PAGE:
Growth stocks dramatically outperformed value stocks. In 2020, the S&P 500 Growth Index generated total returns of 33.5% compared to just 1.4% for the S&P 500 Value Index. The disparity in return reflected a theme that certain sectors such as technology, healthcare, and communication services benefited from the accelerated shift to a digital economy, while other sectors such as financial, industrial, real estate, and energy were left behind. As can be seen in following graph, the recent outperformance of growth stocks was the largest since the 1998-2000 run up to the Dot Com Bubble. A similar trend could be observed at that time, as investors anticipated a massive transition to an Internet-based economy and a heavy push to replace antiquated software and hardware to avoid the Y2K date problem. While our investment process incorporates both growth and value stocks, we have become more cautious regarding growth stocks as valuations have risen to historically high levels.

S&P 500 Growth vs Value Chart
Source: Yardeni Research

Stocks that did not pay dividends trounced those that did. The 116 stocks in the S&P 500 that did not pay a dividend had an average return of 28.1% in 2020, compared to 5.8% return for the 384 stocks that paid a dividend. This trend is related to the growth versus value dynamic. Most companies in the S&P 500 that do not pay dividends are high growth businesses that reinvest their earnings to expand their operations. Historically, investors favor companies that pay dividends and are able to increase them regularly, since it reflects a disciplined capital allocation process, positive corporate earnings and cash flows, and provides a stream of income to the shareholder. In 2020, these companies were underappreciated.

Investors chased stocks with better stories instead of stocks with better earnings. In June, a startup truck company, Nikola, merged with a SPAC as a means to go public. Nikola had no revenue or earnings, and had never built a truck. Over the course of the year, its stock price went from $10.31 to $93.99, and then fell to $15.26 by year end. At its peak price, the company had a market value of $36 billion, which exceeded that of PACCAR, the largest U.S. manufacturer of heavy-duty trucks (including Kenworth and Peterbilt brands). PACCAR is a profitable company with a good long-term track record. Nikola is a company with a business plan to build electric trucks that was named after Nikola Tesla. There are numerous other examples of similar speculative companies in the electric vehicle, online gaming, healthcare, and technology sectors.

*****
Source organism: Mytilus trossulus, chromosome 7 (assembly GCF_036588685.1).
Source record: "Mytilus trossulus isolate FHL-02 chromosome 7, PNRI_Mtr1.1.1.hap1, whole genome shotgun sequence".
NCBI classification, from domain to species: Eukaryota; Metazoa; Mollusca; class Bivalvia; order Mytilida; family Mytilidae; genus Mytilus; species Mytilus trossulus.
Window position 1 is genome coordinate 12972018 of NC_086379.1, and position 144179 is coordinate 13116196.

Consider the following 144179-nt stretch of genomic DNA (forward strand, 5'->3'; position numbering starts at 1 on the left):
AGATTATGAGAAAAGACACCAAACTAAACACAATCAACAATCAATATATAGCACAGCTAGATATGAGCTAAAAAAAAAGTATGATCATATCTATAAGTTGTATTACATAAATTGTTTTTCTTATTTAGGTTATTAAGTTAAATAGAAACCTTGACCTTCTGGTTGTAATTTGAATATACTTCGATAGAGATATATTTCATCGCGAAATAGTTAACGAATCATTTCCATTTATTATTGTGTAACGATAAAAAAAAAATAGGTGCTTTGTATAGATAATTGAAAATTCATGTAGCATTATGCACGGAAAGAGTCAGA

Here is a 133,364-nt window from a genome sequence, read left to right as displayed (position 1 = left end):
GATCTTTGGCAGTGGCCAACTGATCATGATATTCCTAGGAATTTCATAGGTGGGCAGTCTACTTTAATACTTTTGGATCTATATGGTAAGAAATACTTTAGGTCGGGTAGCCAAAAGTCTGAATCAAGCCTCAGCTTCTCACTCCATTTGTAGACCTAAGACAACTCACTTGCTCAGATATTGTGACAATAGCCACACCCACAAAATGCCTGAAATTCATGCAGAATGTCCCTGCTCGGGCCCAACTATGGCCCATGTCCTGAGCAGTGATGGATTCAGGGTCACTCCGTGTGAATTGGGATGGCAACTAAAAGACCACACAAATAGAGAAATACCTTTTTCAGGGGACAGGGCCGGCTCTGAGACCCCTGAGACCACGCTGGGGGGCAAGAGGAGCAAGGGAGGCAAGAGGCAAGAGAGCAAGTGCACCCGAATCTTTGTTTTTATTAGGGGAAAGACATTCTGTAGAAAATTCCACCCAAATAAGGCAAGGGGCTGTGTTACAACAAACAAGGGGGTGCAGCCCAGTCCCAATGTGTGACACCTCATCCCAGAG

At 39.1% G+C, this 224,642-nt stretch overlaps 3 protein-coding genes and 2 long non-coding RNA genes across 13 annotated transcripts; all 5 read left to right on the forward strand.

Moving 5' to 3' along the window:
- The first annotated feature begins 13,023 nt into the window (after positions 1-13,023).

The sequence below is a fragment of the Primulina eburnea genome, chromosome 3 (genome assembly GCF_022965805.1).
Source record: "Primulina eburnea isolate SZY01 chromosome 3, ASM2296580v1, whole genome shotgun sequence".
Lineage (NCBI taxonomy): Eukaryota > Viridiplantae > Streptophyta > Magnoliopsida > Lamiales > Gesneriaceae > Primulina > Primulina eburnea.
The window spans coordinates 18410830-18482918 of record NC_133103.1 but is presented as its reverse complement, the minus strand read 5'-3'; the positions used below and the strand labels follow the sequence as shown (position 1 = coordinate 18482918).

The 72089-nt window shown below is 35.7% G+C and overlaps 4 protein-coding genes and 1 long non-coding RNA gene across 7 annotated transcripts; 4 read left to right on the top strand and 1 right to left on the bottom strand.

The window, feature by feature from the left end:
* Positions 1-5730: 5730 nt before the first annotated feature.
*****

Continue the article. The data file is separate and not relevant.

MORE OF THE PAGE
The rise and fall of Nikola’s stock in 2020 Nikola Chart

According to CNBC, there are currently 210 SPACs that have no operating business and whose only asset is cash. These non-operating SPACs were up over 20% on average in 2020 as investors bought the “blank check companies” in hopes of catching the next hot idea.

Considering the contrasts in market performance over the past year, our conclusion is that some stocks are expensive and should be considered speculative, while other stocks (many of which were hurt by the pandemic-induced recession) are reasonably valued and poised for recovery.

We commented earlier that at this time last year Wall Street strategists’ average forecast of equity returns for 2020 was very conservative. For 2021, their consensus estimate is 9.3% total return for the S&P 500. These strategists, whose primary job responsibility is to predict the returns of the stock market, have been wrong by an annual average of 13.1% over the past 21 years. There have been six negative years; none of them were predicted to be losing years. In the six years with losses, the forecast was wrong by an average of 26.0%. We continue to contend, no one can predict the short-term performance of the stock market.

Since 1927, U.S. stocks (as measured by the S&P 500) have produced average annual returns of 9.9%, which has exceeded the rate of inflation by 6.9% annually. Corrections to stock prices occur frequently and are unpredictable. Despite the short-term risks, we continue to regard equities as critical to achieving long-term portfolio growth.

As we enter 2021, we think several factors are crucial in order for equities to continue to generate positive returns for the year. First, vaccines need to be effective at curtailing the virus, and people must be willing and able to get vaccinated. Second, interest rates need to remain low. The 10-year Treasury bond ended the year at 0.92%, down from 1.92% at the end of 2019. Some increase in interest rates can be tolerated by the market, but a large spike could derail the economic recovery and pressure stock valuations. Finally, corporate earnings need to increase significantly. Stock valuations cannot be supported at current levels unless earnings rise meaningfully. The current price/earnings ratio of the S&P 500 is 22.4 times next 12-month estimated earnings, considerably higher than the 15.7 average of the past 10 years.

We appreciate you placing your trust in us over the past year, and we wish you and your family all the best in 2021.

John D. Frankola, CFA      Lawrence E. Eakin, Jr.       Matthew J. Viverette

Vista Investment Management, LLC is a Registered Investment Advisory firm. Under no circumstances does this article represent a recommendation to buy or sell stocks. This article is intended to provide information and analysis regarding investments and is not a solicitation of any kind. References to historical market data are intended for informational purposes; past performance cannot be considered a guarantee of future performance. Neither the author nor Vista Investment Management, LLC has undertaken any responsibility to update any portion of this article in response to events which may transpire subsequent to its original publication date.